Czech and Slovak Republics: From water fluoridation to salt fluoridation

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Czech and Slovak Republics: From water fluoridation to salt fluoridation

Marthaler, Pollak

Up to 1989, the Czech Republic (then still together with the Slovak
Republic) had a water fluoridation policy. An apparatus for
fluoridation in middle sized cities was developed. Water fluoridation
in Czechoslovakia started in the small town Tabor in 1958 and was
subsequently introduced in many middle-sized cities. In Brno, the
second largest city, fluoridation began in 1960 and in the capital
Prague in 1962. About 10 smaller cities followed in 1963-65. In the
following years, approximately one-third of the population benefited
from water fluoridation. For rural areas, the daily intake of fluoride
tablets was recommended an in part carried out.

With the end of the communist regime in 1989, public health dentistry,

particularly the school dental services, were not continued. Water
fluoridation was abandoned but was maintained in a few towns until
1993. Subsequent surveys indicated an increasing caries prevalence
after these changes (reference, Broukal?).

Soon after the fall of the iron curtain, 2 czecho/swiss dentists

residing in Switzerland since 1968 made tenacious efforts to introduce
preventive programs the effectiveness of which they had experienced in
Switzerland during 2 decades. Attempts were made to introduce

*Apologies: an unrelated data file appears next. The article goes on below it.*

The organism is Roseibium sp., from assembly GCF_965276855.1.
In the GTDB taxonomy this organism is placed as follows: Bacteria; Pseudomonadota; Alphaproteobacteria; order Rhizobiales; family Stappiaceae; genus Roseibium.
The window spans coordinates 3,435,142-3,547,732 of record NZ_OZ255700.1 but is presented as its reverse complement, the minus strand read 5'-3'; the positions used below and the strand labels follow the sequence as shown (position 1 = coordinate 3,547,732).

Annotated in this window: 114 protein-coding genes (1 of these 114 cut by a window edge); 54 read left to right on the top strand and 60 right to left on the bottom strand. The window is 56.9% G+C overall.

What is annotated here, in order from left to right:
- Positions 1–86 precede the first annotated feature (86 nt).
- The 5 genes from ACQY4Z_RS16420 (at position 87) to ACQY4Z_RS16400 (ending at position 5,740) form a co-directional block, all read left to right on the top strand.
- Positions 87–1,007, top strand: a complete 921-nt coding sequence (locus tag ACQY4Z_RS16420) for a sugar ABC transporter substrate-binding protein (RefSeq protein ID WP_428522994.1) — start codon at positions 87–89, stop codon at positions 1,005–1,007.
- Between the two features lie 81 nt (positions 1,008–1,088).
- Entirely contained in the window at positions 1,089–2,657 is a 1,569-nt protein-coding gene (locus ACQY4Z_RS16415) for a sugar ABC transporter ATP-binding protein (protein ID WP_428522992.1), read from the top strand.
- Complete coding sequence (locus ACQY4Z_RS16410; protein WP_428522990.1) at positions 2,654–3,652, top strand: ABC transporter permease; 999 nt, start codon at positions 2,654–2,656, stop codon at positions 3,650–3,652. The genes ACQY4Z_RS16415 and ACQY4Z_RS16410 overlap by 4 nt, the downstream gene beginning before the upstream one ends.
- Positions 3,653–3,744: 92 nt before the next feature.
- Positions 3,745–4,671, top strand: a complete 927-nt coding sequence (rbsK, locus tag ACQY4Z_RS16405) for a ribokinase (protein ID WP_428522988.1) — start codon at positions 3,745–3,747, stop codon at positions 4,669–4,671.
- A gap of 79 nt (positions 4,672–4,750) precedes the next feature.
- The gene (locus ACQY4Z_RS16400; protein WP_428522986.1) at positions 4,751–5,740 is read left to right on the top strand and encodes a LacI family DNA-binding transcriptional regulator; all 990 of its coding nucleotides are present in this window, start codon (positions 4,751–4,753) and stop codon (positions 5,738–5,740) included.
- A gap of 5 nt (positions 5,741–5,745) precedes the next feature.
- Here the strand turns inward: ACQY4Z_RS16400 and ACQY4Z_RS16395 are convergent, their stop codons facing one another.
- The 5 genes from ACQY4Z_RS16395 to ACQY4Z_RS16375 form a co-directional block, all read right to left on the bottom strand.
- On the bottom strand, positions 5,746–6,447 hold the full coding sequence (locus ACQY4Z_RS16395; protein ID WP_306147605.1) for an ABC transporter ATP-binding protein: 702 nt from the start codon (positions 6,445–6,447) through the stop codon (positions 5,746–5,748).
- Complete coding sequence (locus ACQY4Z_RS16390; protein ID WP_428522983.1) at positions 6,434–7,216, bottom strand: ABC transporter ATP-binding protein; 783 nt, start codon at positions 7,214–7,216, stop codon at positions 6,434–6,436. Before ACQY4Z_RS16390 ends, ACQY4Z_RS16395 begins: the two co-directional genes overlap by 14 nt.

supervised toothbrushing exercises in schools with concentrated
fluoride preparation, similar to those in Switzerland. These began in
1995 and were supported by GABA (a Swiss toothpaste and toothbrush
producer) and the 2 dentists travelled several times per year to their
former home country to monitor school-based prevention. The contacts
thus established with the health ministries of both republics offered
the opportunity to suggest salt fluoridation. Salt fluoridation was
also discussed at 2-day-seminars on preventive dentistry with Prof
Künzel (Erfurt), Dr. Pollak and Prof. Marthaler as main speakers, which
were organized in conjunction with the Czech Dental Association and the
dental schools of the local Universities (Prague, 1996; Olomouc, 1997;
Brno, 1999). Production of fluoridated salt started in Olomouc in the
Czech Republic in 1994. In Fluoridated salt imported from Germany has
also been on sale since 1994. Its market share among the domestic salt
was approximately 35 % in the last few years. Leaflets, CD’s and other
means for promotion of fluoridated salt were created. Dentists have not
been very active in recommending the use of fluoridated domestic salt.

With the help of the two dentists who emigrated to Zurich in 1968 and

held more than one hundred of speeches and lectures on preventive
dentistry (almost every dentist in the two Republics has been attending
such lectures, and the two dentists have been granted lecturerships at
university dental schools) supervised toothbrushing programs are now in
operation in schools. Usage of toothbrushes and fluoridated toothpastes
have increased. In addition, 2 schools for dental hygienists were
initiated in the early nineties (1994, Usti and Praha).

In the Slovak Republic, the situation has been similar. Since 1994,

supervised toothbrushing exercises in kindergardens and schools were
introduced simiar to the Swiss system. Two schools for dental
hygienists were created (the first one in 1994 in Presov) and showed
great interest in prevention. Production of fluoridated salt was
started in the salt factory in Presov, Eastern Slovakia in 1994 and one
year later in Bratislava. (1995).

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